If you learned your sweep while paddling a longer boat, you probably learned to sweep from your toes, to the very back of the boat, rotating your torso while watching the blade travel through the water. This stroke might have been helpful for turning long kayaks, but newer boats are designed specifically for turning. In fact, they can turn so quickly that one of the biggest challenges is staying ahead of your kayak’s progression to maintain control. Here’s another sweep stroke to use instead.
Start At The Toes
Still start at the toes. As you reach to the bow, focus on rotating your body and head in the direction you plan on spinning. When you plant your paddle and start sweeping in a wide arc, use your stomach muscles to pull your bow away from your sweeping blade. Your head should lead the way, looking to where you want to go. By looking ahead, you’ll actually prevent your sweep from reaching the back of the boat, and you’ll make it more difficult for your torso to unwind. This is a good thing! It allows you to stay ahead of your kayak’s progression, which is crucial for maintaining the control necessary for advanced moves.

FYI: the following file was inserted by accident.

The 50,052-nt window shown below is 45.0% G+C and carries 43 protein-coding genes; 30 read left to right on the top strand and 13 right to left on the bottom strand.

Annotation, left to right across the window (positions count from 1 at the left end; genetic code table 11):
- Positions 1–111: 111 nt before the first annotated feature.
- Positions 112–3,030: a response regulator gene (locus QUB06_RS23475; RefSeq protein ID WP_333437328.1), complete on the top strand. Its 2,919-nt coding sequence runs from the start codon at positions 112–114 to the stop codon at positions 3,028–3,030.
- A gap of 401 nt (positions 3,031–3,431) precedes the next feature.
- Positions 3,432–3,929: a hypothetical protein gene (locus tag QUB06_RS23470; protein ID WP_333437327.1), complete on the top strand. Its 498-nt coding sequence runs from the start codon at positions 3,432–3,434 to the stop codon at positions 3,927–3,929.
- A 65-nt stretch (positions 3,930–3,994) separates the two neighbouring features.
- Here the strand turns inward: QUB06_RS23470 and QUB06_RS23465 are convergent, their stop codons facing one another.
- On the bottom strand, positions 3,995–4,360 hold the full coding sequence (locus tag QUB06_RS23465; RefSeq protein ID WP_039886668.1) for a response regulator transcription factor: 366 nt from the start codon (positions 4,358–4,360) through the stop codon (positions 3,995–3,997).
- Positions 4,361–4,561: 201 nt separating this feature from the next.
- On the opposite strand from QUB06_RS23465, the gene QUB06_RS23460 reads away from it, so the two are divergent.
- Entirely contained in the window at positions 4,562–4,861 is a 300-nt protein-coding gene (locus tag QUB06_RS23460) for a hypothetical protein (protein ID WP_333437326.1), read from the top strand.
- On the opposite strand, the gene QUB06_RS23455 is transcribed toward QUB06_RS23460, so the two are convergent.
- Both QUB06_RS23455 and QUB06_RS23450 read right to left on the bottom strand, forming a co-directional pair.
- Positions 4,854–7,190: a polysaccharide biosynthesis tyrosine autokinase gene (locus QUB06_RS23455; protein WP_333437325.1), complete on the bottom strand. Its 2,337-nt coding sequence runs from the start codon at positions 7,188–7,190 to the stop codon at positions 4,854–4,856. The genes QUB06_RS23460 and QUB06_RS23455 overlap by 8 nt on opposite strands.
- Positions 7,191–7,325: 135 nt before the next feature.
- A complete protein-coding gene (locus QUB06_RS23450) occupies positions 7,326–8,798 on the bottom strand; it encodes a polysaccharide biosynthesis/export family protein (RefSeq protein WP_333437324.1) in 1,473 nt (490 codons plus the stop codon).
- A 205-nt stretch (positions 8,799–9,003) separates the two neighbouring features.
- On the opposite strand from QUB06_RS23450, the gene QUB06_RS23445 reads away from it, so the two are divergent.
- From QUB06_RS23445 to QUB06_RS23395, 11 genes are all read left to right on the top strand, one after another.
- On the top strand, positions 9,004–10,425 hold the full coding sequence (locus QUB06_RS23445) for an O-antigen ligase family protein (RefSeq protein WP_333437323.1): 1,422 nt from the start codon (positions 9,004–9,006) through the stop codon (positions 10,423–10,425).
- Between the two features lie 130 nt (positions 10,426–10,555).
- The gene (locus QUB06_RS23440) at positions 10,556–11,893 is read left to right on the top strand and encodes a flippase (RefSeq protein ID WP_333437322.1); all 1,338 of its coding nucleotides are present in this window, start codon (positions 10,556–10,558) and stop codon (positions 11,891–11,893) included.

Use Boat Tilt
Using the right boat tilts will also affect the success of your sweep. When you sweep with your boat flat to the water, you encounter a lot of resistance. By slicing your stern underwater, your bow will lift into the air, and you can spin more efficiently. But if you’re not using the right boat tilt, slicing your stern underwater can actually hurt your sweep stroke.
Here’s how that works. As you take your sweep, slice your stern underwater by throwing your weight back and tilting your kayak into the stroke. The key is understanding that you can only slice your stern underwater if you are actively pulling with your paddle. This means that when your stroke finishes, your kayak can no longer be tilted on edge. It must be leveled off.
Level The Tilt
Leveling your tilt will let the spin momentum you’ve built up continue to take you around. If you don’t level off you’ll ‘hit the wall,’ meaning your stern will pop back to the surface and you’ll kill your spin momentum. Understanding and applying this will make your sweep stroke more effective and open the doors to advanced play moves.
Arthur G. Moore is a veteran paddler. He has over 10 years of whitewater kayaking experience in his kitty. When he was young, he used to love kayaking in rapid III and rapid IV but as time went on, he decided to concentrate mainly on covering long distances on a standard touring kayak. He is currently working as a senior editor for Kayak Manual.